Source: Chicago Tribune.com
The Food and Drug Administration, seeking to fight obesity, issued menu-labeling rules that force restaurants, movie theaters and grocery stores to add calorie information to the food they sell.
The regulations catch the rest of the country up to what cities like New York have already done. Pizzerias, whose a la carte options make precise nutrition information difficult, will have to provide a range of calorie counts. Movie theaters, which had been spared in a draft version, were included in the final rules, as were alcoholic beverages.
The grocery industry will have to spend hundreds of millions of dollars to adjust to the new rules, Rosado’s group, an Arlington, Virginia-based lobby for grocery stores, said on its website…The rules will cost as much as $1.7 billion over 20 years across the industries and create as much as $9.2 billion in benefits, such as better public health, the FDA said in the final rules.
The national rules take effect in a year and apply to restaurant chains with 20 or more locations. A labeling rule for vending machines will apply in two years to companies that operate 20 or more machines. Other nutrition information, such as fat, carbohydrates or sugars, must be available upon request.
There is evidence that regulations like the FDA’s can have a modest effect. New York City found that about 15 percent of people surveyed as they exited restaurants said they used the calorie counts. And large chain restaurants introduced new food and beverage options last year that, on average, contain 60 fewer calories than their traditional menu selections in 2012, according to research released in October from the Johns Hopkins Bloomberg School of Public Health in Baltimore.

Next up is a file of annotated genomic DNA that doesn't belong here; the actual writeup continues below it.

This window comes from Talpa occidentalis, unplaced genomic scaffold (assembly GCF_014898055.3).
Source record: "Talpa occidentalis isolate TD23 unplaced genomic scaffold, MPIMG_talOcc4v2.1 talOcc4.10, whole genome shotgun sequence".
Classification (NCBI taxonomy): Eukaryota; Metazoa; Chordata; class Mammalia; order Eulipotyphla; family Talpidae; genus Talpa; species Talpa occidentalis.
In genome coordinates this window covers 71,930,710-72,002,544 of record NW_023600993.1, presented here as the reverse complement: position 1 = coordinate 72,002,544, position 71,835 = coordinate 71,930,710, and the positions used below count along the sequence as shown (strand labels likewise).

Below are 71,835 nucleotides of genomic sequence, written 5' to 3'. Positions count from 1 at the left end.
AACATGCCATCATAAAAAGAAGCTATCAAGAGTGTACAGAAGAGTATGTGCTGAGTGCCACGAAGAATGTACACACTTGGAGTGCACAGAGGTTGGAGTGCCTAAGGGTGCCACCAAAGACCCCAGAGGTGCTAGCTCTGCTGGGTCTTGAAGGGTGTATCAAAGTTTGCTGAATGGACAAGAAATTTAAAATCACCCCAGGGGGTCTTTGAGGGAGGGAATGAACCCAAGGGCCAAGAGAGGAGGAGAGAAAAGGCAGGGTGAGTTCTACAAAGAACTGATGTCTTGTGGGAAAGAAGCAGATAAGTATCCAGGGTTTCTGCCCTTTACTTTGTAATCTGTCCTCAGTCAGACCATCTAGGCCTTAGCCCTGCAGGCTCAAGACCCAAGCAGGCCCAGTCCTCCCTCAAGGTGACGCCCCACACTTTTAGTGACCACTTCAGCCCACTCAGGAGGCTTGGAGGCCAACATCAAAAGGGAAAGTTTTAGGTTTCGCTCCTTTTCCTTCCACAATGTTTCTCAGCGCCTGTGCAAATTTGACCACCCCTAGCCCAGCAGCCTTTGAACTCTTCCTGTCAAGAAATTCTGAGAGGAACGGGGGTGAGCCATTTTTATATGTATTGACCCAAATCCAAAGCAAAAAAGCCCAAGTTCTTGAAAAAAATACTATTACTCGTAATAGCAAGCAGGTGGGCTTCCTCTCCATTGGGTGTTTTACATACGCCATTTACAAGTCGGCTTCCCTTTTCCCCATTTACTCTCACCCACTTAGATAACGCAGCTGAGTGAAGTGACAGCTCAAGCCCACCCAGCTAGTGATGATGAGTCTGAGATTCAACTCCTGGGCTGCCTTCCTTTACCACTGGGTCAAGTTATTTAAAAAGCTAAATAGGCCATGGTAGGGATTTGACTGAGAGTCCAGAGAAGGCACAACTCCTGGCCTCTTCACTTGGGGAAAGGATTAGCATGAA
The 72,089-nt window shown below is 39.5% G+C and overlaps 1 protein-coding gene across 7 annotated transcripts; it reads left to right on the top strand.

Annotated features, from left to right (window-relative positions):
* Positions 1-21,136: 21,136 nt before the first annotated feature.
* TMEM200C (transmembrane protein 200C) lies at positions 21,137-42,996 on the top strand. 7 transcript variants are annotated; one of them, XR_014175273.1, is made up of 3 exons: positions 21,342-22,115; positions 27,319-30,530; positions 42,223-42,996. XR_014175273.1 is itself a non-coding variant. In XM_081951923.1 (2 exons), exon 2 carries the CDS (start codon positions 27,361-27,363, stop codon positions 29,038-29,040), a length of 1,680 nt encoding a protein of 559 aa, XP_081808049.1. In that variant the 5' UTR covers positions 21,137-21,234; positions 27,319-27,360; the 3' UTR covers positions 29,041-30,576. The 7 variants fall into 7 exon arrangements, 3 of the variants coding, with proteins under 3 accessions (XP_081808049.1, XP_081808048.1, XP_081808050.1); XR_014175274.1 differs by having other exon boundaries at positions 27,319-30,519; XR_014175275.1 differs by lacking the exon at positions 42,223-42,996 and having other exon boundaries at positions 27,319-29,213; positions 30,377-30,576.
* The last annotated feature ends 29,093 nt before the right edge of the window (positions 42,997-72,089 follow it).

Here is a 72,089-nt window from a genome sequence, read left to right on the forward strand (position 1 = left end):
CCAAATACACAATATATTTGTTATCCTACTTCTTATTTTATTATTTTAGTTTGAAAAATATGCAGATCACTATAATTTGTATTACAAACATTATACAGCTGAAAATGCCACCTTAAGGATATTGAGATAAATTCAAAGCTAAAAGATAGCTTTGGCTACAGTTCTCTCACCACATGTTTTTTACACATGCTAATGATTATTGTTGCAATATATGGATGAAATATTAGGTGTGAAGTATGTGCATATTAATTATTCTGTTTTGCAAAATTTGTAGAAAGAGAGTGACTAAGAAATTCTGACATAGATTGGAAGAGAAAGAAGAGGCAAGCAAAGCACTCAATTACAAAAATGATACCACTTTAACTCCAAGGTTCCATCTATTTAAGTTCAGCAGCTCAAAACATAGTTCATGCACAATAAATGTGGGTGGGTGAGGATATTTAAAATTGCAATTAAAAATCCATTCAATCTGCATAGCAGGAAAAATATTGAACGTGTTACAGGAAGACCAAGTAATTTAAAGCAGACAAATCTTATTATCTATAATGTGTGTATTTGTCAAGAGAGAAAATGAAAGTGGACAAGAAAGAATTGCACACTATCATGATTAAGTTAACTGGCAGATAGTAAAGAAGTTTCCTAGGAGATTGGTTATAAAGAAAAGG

Movie theater chains, including Cinemark Holdings Inc., Regal Entertainment Group and AMC Entertainment Holdings Inc., made about 30 percent of revenue from concessions including candy, popcorn and soda, according to data compiled by Bloomberg. A large tub of movie theater popcorn contains about 1,000 calories, according to the Center for Science in the Public Interest.
Pizza chains will be able to post a range of calories for their items on menu boards. Also exempt are foods like sliced cheese, meat and other items from the deli stand that are meant to be shared or prepared. Salad and hot bars in grocery stores still must list calorie information.
Calorie counts will be available in more than 200,000 restaurants, the Washington-based restaurant association said in a statement.
The rules could lower how many calories Americans get on the plate when they order out. McDonald’s, the world’s biggest restaurant chain, began posting calorie counts on its menu boards in 2012 and said it would test healthier items, such as egg-white breakfast sandwiches, 350-calorie sweet chili chicken wraps and more produce side items.
“Restaurants will have an incentive to create healthier dishes, smaller portions,” said Marlene Schwartz, director of the Rudd Center for Food Policy and Obesity at Yale University in New Haven, Connecticut. “I believe that there is some evidence that that indeed has happened.”